The European starling, or the common starling, is a medium-sized passerine with glossy black plumage and a green and purple metallic sheen. Their feathers are speckled with white, their legs are pink, and their bills are black in winter and yellow in summer. These birds are notorious for being noisy and mimicking. They live in open habitats, and their native range includes Europe, Asia, and northern Africa. However, this species has been introduced to Australia, Canada, the United States, Mexico, Argentina, and South Africa. Starlings are omnivores who eat a wide range of insects, including certain invertebrate pests.
Common grackles are large icterid birds with long, dark bills, long tails, and large wings. Their feathers are black with a bronze sheen on the body and blue, green, or purple iridescence on the head. They are somewhat sexually dimorphic; females are smaller, with shorter tails and less iridescence in their plumage. The common grackle is native to North American regions east of the Rocky Mountains. Most of their populations are permanent in their habitats, but northern birds in Canada migrate to the southeastern United States. They live in large flocks and inhabit wet, open woodlands, marshes, parks, and agricultural fields.
The American black swift belongs to the Apodiformes order, which includes treeswifts and hummingbirds. These birds have long, narrow, curved wings that allow them to soar high in the sky. Their plumage varies from dark grey to black, with fine white layering and dark shoulders. They also have short forked tails, which they fan out during flight. This species lives in North America, ranging from British Columbia to the United States, Mexico, Brazil, and Costa Rica. Their natural habitats include forests and open areas, and they nest on cliff ledges near the ocean or waterfalls.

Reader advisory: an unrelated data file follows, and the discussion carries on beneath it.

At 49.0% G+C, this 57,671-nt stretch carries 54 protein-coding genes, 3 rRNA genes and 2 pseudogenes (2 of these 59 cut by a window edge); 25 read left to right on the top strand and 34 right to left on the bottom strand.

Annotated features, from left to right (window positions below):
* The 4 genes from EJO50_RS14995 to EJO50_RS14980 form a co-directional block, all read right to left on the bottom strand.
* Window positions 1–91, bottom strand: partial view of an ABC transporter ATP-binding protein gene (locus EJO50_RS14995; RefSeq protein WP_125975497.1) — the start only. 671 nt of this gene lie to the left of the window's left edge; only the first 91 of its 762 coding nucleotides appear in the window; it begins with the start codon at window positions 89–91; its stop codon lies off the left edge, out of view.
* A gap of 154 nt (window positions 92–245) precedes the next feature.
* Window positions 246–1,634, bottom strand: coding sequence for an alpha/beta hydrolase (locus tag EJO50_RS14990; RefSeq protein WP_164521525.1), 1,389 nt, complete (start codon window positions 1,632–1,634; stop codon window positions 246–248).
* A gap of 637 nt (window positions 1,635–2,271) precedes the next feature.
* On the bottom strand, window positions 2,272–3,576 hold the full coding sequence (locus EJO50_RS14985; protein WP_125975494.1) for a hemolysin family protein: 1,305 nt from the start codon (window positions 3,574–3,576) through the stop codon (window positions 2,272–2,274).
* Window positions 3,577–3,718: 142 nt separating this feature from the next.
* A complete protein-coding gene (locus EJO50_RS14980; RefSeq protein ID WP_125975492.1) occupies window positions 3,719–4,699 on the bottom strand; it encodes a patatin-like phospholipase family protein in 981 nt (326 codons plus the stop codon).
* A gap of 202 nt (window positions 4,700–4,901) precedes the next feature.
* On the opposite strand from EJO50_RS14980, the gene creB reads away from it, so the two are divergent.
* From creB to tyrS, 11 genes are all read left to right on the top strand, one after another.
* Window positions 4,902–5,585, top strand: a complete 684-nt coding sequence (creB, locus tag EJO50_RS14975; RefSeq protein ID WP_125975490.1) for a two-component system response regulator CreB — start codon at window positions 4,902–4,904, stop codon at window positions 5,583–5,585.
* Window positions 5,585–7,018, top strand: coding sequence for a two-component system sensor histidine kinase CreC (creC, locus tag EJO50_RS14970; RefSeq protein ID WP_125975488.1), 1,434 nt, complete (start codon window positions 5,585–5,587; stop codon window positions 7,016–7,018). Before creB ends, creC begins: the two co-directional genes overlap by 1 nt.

The northern phainopepla is a medium-sized bird in the silky flycatcher family. This species is slender with a distinctive crest, a long tail, and a short, thin bill. Adult males have glossy black feathers and white wing patches only visible during flight. Females are silvery-grey with light grey wing patches; both sexes have dark red eyes. The phainopepla lives primarily in Central America but can range as far north as California, Utah, and Mexico. Their habitats include desert scrub, mesquite, and oak foothills. Fun fact: their favorite food is desert mistletoe!
The groove-billed ani is a relatively large tropical bird from the cuckoo family. They have very long tails and huge, curved bills with deep grooves. Their plumage is entirely black, with white layering on the head and neck and a slight bronze sheen on the wings. These birds are nonmigratory and range from southern Texas, Mexico, Central America, and the northern tip of South America. They spend their days foraging for insects, seeds, and fruits in open country like pastures, savannas, and orchards.